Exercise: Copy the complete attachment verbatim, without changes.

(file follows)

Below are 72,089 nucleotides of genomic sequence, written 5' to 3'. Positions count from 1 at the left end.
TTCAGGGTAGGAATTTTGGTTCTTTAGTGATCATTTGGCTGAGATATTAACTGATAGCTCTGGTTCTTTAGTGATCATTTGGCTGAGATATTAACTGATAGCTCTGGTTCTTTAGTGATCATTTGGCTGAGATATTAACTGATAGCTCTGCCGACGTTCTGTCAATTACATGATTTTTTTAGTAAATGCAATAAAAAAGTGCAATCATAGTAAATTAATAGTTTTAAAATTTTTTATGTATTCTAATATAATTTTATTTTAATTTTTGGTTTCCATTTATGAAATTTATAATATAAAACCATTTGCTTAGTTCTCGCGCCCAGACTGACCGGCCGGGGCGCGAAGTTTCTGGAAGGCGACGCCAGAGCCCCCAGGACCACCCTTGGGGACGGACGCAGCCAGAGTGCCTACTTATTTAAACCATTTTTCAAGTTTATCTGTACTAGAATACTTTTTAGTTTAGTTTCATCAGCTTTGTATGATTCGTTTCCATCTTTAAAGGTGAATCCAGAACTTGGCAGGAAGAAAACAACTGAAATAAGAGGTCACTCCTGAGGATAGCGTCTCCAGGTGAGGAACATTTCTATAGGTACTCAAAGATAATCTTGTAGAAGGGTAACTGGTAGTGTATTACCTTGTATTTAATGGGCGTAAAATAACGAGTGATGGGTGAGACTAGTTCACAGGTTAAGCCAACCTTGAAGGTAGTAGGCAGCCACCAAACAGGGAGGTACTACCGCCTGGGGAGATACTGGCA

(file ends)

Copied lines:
Below are 72,089 nucleotides of genomic sequence, written 5' to 3'. Positions count from 1 at the left end.
TTCAGGGTAGGAATTTTGGTTCTTTAGTGATCATTTGGCTGAGATATTAACTGATAGCTCTGGTTCTTTAGTGATCATTTGGCTGAGATATTAACTGATAGCTCTGGTTCTTTAGTGATCATTTGGCTGAGATATTAACTGATAGCTCTGCCGACGTTCTGTCAATTACATGATTTTTTTAGTAAATGCAATAAAAAAGTGCAATCATAGTAAATTAATAGTTTTAAAATTTTTTATGTATTCTAATATAATTTTATTTTAATTTTTGGTTTCCATTTATGAAATTTATAATATAAAACCATTTGCTTAGTTCTCGCGCCCAGACTGACCGGCCGGGGCGCGAAGTTTCTGGAAGGCGACGCCAGAGCCCCCAGGACCACCCTTGGGGACGGACGCAGCCAGAGTGCCTACTTATTTAAACCATTTTTCAAGTTTATCTGTACTAGAATACTTTTTAGTTTAGTTTCATCAGCTTTGTATGATTCGTTTCCATCTTTAAAGGTGAATCCAGAACTTGGCAGGAAGAAAACAACTGAAATAAGAGGTCACTCCTGAGGATAGCGTCTCCAGGTGAGGAACATTTCTATAGGTACTCAAAGATAATCTTGTAGAAGGGTAACTGGTAGTGTATTACCTTGTATTTAATGGGCGTAAAATAACGAGTGATGGGTGAGACTAGTTCACAGGTTAAGCCAACCTTGAAGGTAGTAGGCAGCCACCAAACAGGGAGGTACTACCGCCTGGGGAGATACTGGCA